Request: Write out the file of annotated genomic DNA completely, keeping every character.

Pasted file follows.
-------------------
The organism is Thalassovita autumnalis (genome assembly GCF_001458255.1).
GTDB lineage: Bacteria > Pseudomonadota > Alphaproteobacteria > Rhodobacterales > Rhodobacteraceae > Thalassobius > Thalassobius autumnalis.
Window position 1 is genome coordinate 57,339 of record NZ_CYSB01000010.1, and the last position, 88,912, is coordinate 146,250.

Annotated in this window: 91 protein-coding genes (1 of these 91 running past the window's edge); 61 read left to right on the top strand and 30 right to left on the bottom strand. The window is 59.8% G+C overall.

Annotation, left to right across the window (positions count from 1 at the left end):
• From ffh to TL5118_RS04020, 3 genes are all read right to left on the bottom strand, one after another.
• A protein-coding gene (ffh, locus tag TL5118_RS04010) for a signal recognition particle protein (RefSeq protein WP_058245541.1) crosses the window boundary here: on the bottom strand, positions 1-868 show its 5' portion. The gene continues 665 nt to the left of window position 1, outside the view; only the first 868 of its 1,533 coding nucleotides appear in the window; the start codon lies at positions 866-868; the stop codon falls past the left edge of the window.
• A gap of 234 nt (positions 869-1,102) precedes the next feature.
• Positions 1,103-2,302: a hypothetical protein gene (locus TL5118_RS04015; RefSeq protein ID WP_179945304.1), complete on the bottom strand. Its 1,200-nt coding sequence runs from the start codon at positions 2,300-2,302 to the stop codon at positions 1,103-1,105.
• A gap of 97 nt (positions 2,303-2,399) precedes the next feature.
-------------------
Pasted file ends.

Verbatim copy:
The organism is Thalassovita autumnalis (genome assembly GCF_001458255.1).
GTDB lineage: Bacteria > Pseudomonadota > Alphaproteobacteria > Rhodobacterales > Rhodobacteraceae > Thalassobius > Thalassobius autumnalis.
Window position 1 is genome coordinate 57,339 of record NZ_CYSB01000010.1, and the last position, 88,912, is coordinate 146,250.

Annotated in this window: 91 protein-coding genes (1 of these 91 running past the window's edge); 61 read left to right on the top strand and 30 right to left on the bottom strand. The window is 59.8% G+C overall.

Annotation, left to right across the window (positions count from 1 at the left end):
• From ffh to TL5118_RS04020, 3 genes are all read right to left on the bottom strand, one after another.
• A protein-coding gene (ffh, locus tag TL5118_RS04010) for a signal recognition particle protein (RefSeq protein WP_058245541.1) crosses the window boundary here: on the bottom strand, positions 1-868 show its 5' portion. The gene continues 665 nt to the left of window position 1, outside the view; only the first 868 of its 1,533 coding nucleotides appear in the window; the start codon lies at positions 866-868; the stop codon falls past the left edge of the window.
• A gap of 234 nt (positions 869-1,102) precedes the next feature.
• Positions 1,103-2,302: a hypothetical protein gene (locus TL5118_RS04015; RefSeq protein ID WP_179945304.1), complete on the bottom strand. Its 1,200-nt coding sequence runs from the start codon at positions 2,300-2,302 to the stop codon at positions 1,103-1,105.
• A gap of 97 nt (positions 2,303-2,399) precedes the next feature.